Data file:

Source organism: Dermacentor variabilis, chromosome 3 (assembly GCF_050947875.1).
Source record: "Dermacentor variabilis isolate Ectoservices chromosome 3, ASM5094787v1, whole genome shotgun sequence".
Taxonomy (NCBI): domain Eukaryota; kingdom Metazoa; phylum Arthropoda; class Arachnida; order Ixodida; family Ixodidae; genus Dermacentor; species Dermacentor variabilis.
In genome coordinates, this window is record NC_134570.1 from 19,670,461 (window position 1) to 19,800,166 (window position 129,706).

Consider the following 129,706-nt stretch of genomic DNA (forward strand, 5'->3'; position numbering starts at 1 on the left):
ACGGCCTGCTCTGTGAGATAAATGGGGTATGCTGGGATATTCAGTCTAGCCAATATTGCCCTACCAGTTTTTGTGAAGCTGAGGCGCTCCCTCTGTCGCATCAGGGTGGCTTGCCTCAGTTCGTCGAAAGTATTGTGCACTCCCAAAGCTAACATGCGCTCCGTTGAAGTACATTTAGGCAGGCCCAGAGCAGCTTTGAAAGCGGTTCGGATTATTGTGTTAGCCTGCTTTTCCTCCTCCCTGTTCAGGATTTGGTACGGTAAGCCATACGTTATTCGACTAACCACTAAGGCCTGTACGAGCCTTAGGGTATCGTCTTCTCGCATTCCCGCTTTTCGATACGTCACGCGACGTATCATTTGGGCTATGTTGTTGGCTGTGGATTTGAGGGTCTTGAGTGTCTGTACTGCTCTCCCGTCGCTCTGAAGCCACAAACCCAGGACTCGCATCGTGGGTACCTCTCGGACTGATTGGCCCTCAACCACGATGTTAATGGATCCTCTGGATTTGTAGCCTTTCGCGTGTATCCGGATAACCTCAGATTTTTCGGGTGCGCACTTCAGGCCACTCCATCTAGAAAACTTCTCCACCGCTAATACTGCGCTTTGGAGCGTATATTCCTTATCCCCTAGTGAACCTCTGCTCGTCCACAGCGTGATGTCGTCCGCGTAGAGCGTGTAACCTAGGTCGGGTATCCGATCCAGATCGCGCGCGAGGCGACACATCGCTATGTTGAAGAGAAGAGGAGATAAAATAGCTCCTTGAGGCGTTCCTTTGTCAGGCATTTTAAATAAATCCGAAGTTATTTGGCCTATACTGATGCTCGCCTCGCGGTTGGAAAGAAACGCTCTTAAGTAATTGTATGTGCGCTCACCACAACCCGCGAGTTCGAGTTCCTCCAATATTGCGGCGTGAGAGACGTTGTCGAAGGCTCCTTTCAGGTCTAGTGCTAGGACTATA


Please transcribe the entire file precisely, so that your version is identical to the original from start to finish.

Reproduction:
Source organism: Dermacentor variabilis, chromosome 3 (assembly GCF_050947875.1).
Source record: "Dermacentor variabilis isolate Ectoservices chromosome 3, ASM5094787v1, whole genome shotgun sequence".
Taxonomy (NCBI): domain Eukaryota; kingdom Metazoa; phylum Arthropoda; class Arachnida; order Ixodida; family Ixodidae; genus Dermacentor; species Dermacentor variabilis.
In genome coordinates, this window is record NC_134570.1 from 19,670,461 (window position 1) to 19,800,166 (window position 129,706).

Consider the following 129,706-nt stretch of genomic DNA (forward strand, 5'->3'; position numbering starts at 1 on the left):
ACGGCCTGCTCTGTGAGATAAATGGGGTATGCTGGGATATTCAGTCTAGCCAATATTGCCCTACCAGTTTTTGTGAAGCTGAGGCGCTCCCTCTGTCGCATCAGGGTGGCTTGCCTCAGTTCGTCGAAAGTATTGTGCACTCCCAAAGCTAACATGCGCTCCGTTGAAGTACATTTAGGCAGGCCCAGAGCAGCTTTGAAAGCGGTTCGGATTATTGTGTTAGCCTGCTTTTCCTCCTCCCTGTTCAGGATTTGGTACGGTAAGCCATACGTTATTCGACTAACCACTAAGGCCTGTACGAGCCTTAGGGTATCGTCTTCTCGCATTCCCGCTTTTCGATACGTCACGCGACGTATCATTTGGGCTATGTTGTTGGCTGTGGATTTGAGGGTCTTGAGTGTCTGTACTGCTCTCCCGTCGCTCTGAAGCCACAAACCCAGGACTCGCATCGTGGGTACCTCTCGGACTGATTGGCCCTCAACCACGATGTTAATGGATCCTCTGGATTTGTAGCCTTTCGCGTGTATCCGGATAACCTCAGATTTTTCGGGTGCGCACTTCAGGCCACTCCATCTAGAAAACTTCTCCACCGCTAATACTGCGCTTTGGAGCGTATATTCCTTATCCCCTAGTGAACCTCTGCTCGTCCACAGCGTGATGTCGTCCGCGTAGAGCGTGTAACCTAGGTCGGGTATCCGATCCAGATCGCGCGCGAGGCGACACATCGCTATGTTGAAGAGAAGAGGAGATAAAATAGCTCCTTGAGGCGTTCCTTTGTCAGGCATTTTAAATAAATCCGAAGTTATTTGGCCTATACTGATGCTCGCCTCGCGGTTGGAAAGAAACGCTCTTAAGTAATTGTATGTGCGCTCACCACAACCCGCGAGTTCGAGTTCCTCCAATATTGCGGCGTGAGAGACGTTGTCGAAGGCTCCTTTCAGGTCTAGTGCTAGGACTATA